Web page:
Working people across the United States have stepped up to help out our friends, neighbors and communities during these trying times. In our regular Service + Solidarity Spotlight series, we’ll showcase one of these stories every day. Here’s today’s story.
The Texas House last week passed S.B. 7, the dominant voter suppression bill in a legislative session in which monkeying with elections became a top leadership priority despite near-universal agreement that the November election was clean from top to bottom.
The House’s version differs from the Senate’s, creating the possibility of a House-Senate conference committee adopting the worst of both bills because one political party is making the decisions.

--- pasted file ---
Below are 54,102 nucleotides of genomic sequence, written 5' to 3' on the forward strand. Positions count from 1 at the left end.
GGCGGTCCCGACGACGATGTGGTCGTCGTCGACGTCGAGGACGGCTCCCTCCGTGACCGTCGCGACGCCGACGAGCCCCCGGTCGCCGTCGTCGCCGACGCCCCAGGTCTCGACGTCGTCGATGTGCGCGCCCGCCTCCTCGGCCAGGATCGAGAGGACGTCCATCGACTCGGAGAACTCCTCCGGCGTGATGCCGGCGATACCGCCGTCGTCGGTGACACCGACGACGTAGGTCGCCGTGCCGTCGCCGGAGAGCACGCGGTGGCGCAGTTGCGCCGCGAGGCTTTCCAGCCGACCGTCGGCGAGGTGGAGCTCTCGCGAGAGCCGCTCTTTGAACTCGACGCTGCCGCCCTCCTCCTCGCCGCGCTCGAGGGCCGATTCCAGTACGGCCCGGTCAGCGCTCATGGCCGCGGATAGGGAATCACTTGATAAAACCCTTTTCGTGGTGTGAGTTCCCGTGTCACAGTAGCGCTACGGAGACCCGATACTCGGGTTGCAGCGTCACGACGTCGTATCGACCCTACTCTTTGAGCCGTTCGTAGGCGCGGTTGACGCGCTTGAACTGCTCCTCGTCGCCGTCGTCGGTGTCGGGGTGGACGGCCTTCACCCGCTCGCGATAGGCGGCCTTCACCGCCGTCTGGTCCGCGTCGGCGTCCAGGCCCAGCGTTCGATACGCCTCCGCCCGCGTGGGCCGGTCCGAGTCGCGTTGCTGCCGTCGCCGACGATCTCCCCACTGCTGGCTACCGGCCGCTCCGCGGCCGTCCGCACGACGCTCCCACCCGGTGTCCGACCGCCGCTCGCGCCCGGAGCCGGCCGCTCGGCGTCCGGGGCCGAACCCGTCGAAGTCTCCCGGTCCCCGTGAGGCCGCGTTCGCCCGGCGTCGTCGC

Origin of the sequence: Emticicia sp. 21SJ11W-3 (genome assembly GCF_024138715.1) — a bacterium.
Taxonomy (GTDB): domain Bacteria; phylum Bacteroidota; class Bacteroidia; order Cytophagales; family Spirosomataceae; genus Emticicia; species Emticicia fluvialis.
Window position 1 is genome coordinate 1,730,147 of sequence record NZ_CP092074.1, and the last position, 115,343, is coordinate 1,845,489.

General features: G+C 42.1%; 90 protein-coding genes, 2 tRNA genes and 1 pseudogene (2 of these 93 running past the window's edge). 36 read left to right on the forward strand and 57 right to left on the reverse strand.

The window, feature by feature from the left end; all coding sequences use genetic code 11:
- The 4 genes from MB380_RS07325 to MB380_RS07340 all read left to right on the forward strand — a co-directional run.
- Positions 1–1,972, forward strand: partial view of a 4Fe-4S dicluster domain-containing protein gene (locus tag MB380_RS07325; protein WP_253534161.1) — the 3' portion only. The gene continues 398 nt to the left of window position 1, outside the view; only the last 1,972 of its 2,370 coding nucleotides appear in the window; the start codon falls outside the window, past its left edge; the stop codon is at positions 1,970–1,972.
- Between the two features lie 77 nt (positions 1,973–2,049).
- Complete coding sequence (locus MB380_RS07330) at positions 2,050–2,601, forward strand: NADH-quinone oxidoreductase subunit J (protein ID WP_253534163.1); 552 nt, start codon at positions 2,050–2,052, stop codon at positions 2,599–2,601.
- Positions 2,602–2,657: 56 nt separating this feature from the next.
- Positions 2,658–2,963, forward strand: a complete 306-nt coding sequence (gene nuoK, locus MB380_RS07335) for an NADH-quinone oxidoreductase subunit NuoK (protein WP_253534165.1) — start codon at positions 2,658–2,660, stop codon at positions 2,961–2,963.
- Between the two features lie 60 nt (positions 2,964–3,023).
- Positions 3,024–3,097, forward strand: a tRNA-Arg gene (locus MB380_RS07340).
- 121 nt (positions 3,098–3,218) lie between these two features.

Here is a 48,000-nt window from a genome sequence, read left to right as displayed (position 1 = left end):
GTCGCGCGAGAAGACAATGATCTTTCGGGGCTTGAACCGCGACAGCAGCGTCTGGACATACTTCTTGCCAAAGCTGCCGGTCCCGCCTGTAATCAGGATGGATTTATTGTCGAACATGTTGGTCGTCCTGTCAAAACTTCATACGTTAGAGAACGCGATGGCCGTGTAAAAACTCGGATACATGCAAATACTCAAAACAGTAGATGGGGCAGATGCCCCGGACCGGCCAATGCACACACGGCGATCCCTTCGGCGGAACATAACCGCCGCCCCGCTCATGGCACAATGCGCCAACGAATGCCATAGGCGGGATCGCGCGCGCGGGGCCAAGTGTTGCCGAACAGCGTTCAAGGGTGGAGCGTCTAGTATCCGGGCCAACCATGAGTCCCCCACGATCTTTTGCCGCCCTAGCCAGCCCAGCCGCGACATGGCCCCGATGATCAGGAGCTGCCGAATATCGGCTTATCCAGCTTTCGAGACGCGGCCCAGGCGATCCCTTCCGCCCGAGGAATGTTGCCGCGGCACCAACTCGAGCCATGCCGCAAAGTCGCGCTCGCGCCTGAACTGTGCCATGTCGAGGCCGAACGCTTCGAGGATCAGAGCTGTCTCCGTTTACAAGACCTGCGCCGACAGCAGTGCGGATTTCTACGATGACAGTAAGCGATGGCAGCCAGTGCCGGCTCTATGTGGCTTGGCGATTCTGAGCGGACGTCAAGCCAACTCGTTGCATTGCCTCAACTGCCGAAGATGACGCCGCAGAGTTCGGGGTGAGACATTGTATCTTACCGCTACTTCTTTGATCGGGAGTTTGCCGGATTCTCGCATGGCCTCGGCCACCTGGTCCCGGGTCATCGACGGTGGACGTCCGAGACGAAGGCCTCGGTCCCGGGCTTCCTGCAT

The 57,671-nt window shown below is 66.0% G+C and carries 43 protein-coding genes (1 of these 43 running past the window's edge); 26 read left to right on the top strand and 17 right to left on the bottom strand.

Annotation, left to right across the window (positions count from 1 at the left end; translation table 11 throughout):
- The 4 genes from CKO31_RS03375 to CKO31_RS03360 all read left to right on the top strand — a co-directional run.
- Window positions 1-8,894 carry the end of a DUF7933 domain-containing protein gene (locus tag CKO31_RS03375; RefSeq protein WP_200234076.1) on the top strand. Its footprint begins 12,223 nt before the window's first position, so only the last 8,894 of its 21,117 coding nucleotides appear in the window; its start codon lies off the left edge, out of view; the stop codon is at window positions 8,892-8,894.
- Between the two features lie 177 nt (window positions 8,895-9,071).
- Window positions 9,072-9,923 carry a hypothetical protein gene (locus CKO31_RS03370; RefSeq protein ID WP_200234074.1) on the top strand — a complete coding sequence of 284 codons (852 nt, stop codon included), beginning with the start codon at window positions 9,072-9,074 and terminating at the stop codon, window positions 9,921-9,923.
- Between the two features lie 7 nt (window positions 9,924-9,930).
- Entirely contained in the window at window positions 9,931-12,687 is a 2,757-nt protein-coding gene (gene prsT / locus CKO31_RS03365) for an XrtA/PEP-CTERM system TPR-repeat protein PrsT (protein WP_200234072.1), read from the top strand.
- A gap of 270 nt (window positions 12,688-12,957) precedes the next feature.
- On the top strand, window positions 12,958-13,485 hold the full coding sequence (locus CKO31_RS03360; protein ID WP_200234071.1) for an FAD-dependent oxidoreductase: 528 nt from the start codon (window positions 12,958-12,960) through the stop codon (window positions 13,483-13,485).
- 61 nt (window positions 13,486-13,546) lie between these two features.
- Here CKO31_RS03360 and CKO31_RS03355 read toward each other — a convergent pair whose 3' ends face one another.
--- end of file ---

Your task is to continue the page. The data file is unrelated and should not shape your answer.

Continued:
Texas AFL-CIO President Rick Levy (CWA) issued this statement on the 78-64 vote:
S.B. 7 gives new momentum to an ugly legacy of Texas voter suppression, making voting harder, especially for Texans who are Black, Latino, Asian American, immigrants or persons with disabilities. The bill will cost working families jobs, now and in the future, and it will suppress votes, not protect them. S.B. 7 is yet another illustration of how this Legislature has chosen to divide, rather than unite, and to put a purely partisan political playbook ahead of the people of Texas.